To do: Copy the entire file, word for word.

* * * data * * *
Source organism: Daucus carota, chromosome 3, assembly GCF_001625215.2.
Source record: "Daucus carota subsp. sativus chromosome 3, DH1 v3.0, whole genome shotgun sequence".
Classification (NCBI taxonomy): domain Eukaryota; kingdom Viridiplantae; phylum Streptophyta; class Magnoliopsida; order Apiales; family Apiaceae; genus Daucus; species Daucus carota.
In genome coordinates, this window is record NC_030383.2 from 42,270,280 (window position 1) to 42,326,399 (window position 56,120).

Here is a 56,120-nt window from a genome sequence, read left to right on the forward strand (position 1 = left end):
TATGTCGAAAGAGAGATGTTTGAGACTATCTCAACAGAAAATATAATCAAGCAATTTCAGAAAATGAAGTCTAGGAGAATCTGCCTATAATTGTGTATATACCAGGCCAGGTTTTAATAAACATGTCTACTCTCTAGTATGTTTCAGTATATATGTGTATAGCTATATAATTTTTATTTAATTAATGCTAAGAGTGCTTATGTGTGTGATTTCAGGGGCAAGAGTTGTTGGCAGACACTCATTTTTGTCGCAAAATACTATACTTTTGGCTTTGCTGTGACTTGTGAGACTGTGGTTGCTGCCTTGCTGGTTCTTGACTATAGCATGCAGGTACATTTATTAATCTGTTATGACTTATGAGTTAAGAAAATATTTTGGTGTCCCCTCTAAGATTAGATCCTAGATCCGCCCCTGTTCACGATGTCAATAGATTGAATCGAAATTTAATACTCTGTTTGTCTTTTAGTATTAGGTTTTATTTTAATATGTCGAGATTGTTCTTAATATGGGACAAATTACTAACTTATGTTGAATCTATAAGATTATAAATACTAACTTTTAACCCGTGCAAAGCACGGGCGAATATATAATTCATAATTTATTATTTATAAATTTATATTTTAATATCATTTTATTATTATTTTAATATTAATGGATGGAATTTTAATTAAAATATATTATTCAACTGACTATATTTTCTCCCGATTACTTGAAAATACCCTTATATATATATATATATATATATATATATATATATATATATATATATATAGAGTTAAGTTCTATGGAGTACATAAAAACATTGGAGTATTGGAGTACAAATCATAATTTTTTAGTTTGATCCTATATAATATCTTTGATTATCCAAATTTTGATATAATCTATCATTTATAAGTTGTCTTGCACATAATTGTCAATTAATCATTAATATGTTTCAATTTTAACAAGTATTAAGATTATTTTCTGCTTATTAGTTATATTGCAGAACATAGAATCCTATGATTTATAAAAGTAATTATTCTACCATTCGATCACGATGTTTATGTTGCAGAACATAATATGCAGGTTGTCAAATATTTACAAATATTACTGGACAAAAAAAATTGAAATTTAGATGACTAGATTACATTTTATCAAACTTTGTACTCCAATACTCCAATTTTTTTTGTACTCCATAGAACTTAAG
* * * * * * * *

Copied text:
Source organism: Daucus carota, chromosome 3, assembly GCF_001625215.2.
Source record: "Daucus carota subsp. sativus chromosome 3, DH1 v3.0, whole genome shotgun sequence".
Classification (NCBI taxonomy): domain Eukaryota; kingdom Viridiplantae; phylum Streptophyta; class Magnoliopsida; order Apiales; family Apiaceae; genus Daucus; species Daucus carota.
In genome coordinates, this window is record NC_030383.2 from 42,270,280 (window position 1) to 42,326,399 (window position 56,120).

Here is a 56,120-nt window from a genome sequence, read left to right on the forward strand (position 1 = left end):
TATGTCGAAAGAGAGATGTTTGAGACTATCTCAACAGAAAATATAATCAAGCAATTTCAGAAAATGAAGTCTAGGAGAATCTGCCTATAATTGTGTATATACCAGGCCAGGTTTTAATAAACATGTCTACTCTCTAGTATGTTTCAGTATATATGTGTATAGCTATATAATTTTTATTTAATTAATGCTAAGAGTGCTTATGTGTGTGATTTCAGGGGCAAGAGTTGTTGGCAGACACTCATTTTTGTCGCAAAATACTATACTTTTGGCTTTGCTGTGACTTGTGAGACTGTGGTTGCTGCCTTGCTGGTTCTTGACTATAGCATGCAGGTACATTTATTAATCTGTTATGACTTATGAGTTAAGAAAATATTTTGGTGTCCCCTCTAAGATTAGATCCTAGATCCGCCCCTGTTCACGATGTCAATAGATTGAATCGAAATTTAATACTCTGTTTGTCTTTTAGTATTAGGTTTTATTTTAATATGTCGAGATTGTTCTTAATATGGGACAAATTACTAACTTATGTTGAATCTATAAGATTATAAATACTAACTTTTAACCCGTGCAAAGCACGGGCGAATATATAATTCATAATTTATTATTTATAAATTTATATTTTAATATCATTTTATTATTATTTTAATATTAATGGATGGAATTTTAATTAAAATATATTATTCAACTGACTATATTTTCTCCCGATTACTTGAAAATACCCTTATATATATATATATATATATATATATATATATATATATATATATATATAGAGTTAAGTTCTATGGAGTACATAAAAACATTGGAGTATTGGAGTACAAATCATAATTTTTTAGTTTGATCCTATATAATATCTTTGATTATCCAAATTTTGATATAATCTATCATTTATAAGTTGTCTTGCACATAATTGTCAATTAATCATTAATATGTTTCAATTTTAACAAGTATTAAGATTATTTTCTGCTTATTAGTTATATTGCAGAACATAGAATCCTATGATTTATAAAAGTAATTATTCTACCATTCGATCACGATGTTTATGTTGCAGAACATAATATGCAGGTTGTCAAATATTTACAAATATTACTGGACAAAAAAAATTGAAATTTAGATGACTAGATTACATTTTATCAAACTTTGTACTCCAATACTCCAATTTTTTTTGTACTCCATAGAACTTAAG